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How to become an HGV driver

Posted on 11th January, 2018 How to become an HGV driver

Here at Boughey Distribution, we have a full-time staff of highly-trained, fully-qualified drivers operating our vehicles. But if you’re just starting out, what are the qualities and qualifications needed to set you on the road to a new career as a HGV driver.  

Large Goods Vehicles (LGV) and Heavy Goods Vehicles (HGV) are a vital part of our economy, transporting and delivering goods between suppliers, manufacturers and warehouses to distribution centres, shops and customers. Drivers can expect to work long hours, often with days away on the road and overnight stays, with an average working week consisting of approximately 37 to 42 hours. All-weather conditions and night driving will be required too, but the rewards can be considerable, with salaries ranging from £18,500, rising to £35,000 for experienced, senior drivers. 

Initial applicants need to be over 18 years old and have a full driving licence. As part of the training, you can apply for a job as a trainee with a freight company such as Boughey Distribution, or complete an LGV course at an approved centre. You’ll also need to acquire a Certificate of Professional Competence (Driver CPC). This is a practical test that will last approximately 90 minutes and include such criteria as vehicle safety questions, practical road driving and off-road exercises. The practical driving will allow you to demonstrate how well you use the controls, manoeuvre the vehicle, use the mirrors and controls, and general situational awareness with regards to other road users, hazards and event scenarios as they unfold. Everyone who drives a lorry, bus or coach as the main part of their job must have the full Driver CPC. Every five years, drivers must undertake 35 hours of training to stay qualified.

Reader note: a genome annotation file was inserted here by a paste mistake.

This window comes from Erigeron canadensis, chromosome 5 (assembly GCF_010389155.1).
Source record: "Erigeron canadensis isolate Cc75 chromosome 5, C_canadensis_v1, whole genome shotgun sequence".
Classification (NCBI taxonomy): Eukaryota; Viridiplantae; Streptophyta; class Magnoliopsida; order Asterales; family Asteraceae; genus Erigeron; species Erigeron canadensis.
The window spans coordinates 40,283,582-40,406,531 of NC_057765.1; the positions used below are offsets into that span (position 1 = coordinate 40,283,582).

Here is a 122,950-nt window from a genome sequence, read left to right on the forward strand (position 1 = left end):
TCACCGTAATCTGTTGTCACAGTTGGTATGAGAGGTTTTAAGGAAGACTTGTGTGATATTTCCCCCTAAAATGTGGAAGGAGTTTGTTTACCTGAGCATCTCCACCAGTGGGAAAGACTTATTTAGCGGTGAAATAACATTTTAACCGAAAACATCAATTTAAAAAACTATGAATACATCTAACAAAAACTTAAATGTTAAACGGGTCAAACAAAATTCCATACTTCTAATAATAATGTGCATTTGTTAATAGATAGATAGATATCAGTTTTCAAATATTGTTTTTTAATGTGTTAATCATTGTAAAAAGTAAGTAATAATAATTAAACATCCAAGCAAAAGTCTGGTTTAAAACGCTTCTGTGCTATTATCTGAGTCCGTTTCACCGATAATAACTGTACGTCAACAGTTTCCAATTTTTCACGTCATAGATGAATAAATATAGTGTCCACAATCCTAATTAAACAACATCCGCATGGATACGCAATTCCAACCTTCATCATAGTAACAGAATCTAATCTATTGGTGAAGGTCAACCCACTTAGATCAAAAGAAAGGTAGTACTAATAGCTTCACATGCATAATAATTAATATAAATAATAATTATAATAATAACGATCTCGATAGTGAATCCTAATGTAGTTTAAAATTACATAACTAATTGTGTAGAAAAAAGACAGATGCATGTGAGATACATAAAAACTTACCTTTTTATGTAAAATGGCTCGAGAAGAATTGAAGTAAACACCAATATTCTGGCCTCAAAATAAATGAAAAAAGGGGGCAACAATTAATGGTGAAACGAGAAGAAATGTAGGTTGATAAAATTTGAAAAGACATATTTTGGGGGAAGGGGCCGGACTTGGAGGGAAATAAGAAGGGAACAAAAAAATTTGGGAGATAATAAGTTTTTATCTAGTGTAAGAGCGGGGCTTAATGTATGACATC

Once you’re qualified, your job will entail driving commercial vehicles over 7.5 tonnes, such as articulated lorries and rigid axle vehicles which carry freight. You’ll be working primarily between depots, distribution centres, warehouses and stores. Other tasks you may need to carry out include planning deliveries, scheduling, supervising and helping to load and unload cargo, and basic vehicle maintenance. There will also be a degree of completing paperwork and log books. Working hours can be up to 42 hours a week, but although overtime may be available, there are strict time limits on the amount of time that can be spent behind the wheel of a vehicle. If you enjoy travelling and think a life on the road is for you, then perhaps a career as a HGV driver is an option.

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